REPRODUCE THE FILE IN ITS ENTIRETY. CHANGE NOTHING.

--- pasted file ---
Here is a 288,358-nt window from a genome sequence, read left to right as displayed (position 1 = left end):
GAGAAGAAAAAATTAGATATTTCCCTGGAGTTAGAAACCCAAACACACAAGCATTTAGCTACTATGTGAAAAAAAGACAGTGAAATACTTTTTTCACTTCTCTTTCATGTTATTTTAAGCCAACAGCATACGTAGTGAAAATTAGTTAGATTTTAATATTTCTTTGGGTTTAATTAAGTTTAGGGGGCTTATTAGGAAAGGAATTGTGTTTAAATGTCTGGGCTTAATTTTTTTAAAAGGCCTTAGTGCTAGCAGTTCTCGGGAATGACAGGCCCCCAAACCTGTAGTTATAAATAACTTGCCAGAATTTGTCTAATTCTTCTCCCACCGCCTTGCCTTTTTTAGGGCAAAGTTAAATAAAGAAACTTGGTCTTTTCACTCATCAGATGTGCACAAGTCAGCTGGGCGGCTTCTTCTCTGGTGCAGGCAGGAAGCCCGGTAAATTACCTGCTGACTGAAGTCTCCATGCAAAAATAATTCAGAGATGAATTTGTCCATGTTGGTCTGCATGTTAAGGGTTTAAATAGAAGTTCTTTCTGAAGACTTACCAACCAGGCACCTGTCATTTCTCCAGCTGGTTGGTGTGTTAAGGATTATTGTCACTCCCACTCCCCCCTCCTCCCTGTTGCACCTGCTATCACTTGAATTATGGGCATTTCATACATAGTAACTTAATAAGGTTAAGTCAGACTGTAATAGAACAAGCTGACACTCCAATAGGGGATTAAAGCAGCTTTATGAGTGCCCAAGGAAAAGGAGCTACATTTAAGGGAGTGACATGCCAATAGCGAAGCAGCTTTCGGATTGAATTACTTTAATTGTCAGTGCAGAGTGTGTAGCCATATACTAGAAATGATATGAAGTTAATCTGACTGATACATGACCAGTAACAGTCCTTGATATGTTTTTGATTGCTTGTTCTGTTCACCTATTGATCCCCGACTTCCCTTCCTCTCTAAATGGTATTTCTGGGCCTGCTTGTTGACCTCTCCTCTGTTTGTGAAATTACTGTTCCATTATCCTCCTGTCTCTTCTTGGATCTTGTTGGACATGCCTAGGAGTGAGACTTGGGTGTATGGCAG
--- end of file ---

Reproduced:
Here is a 288,358-nt window from a genome sequence, read left to right as displayed (position 1 = left end):
GAGAAGAAAAAATTAGATATTTCCCTGGAGTTAGAAACCCAAACACACAAGCATTTAGCTACTATGTGAAAAAAAGACAGTGAAATACTTTTTTCACTTCTCTTTCATGTTATTTTAAGCCAACAGCATACGTAGTGAAAATTAGTTAGATTTTAATATTTCTTTGGGTTTAATTAAGTTTAGGGGGCTTATTAGGAAAGGAATTGTGTTTAAATGTCTGGGCTTAATTTTTTTAAAAGGCCTTAGTGCTAGCAGTTCTCGGGAATGACAGGCCCCCAAACCTGTAGTTATAAATAACTTGCCAGAATTTGTCTAATTCTTCTCCCACCGCCTTGCCTTTTTTAGGGCAAAGTTAAATAAAGAAACTTGGTCTTTTCACTCATCAGATGTGCACAAGTCAGCTGGGCGGCTTCTTCTCTGGTGCAGGCAGGAAGCCCGGTAAATTACCTGCTGACTGAAGTCTCCATGCAAAAATAATTCAGAGATGAATTTGTCCATGTTGGTCTGCATGTTAAGGGTTTAAATAGAAGTTCTTTCTGAAGACTTACCAACCAGGCACCTGTCATTTCTCCAGCTGGTTGGTGTGTTAAGGATTATTGTCACTCCCACTCCCCCCTCCTCCCTGTTGCACCTGCTATCACTTGAATTATGGGCATTTCATACATAGTAACTTAATAAGGTTAAGTCAGACTGTAATAGAACAAGCTGACACTCCAATAGGGGATTAAAGCAGCTTTATGAGTGCCCAAGGAAAAGGAGCTACATTTAAGGGAGTGACATGCCAATAGCGAAGCAGCTTTCGGATTGAATTACTTTAATTGTCAGTGCAGAGTGTGTAGCCATATACTAGAAATGATATGAAGTTAATCTGACTGATACATGACCAGTAACAGTCCTTGATATGTTTTTGATTGCTTGTTCTGTTCACCTATTGATCCCCGACTTCCCTTCCTCTCTAAATGGTATTTCTGGGCCTGCTTGTTGACCTCTCCTCTGTTTGTGAAATTACTGTTCCATTATCCTCCTGTCTCTTCTTGGATCTTGTTGGACATGCCTAGGAGTGAGACTTGGGTGTATGGCAG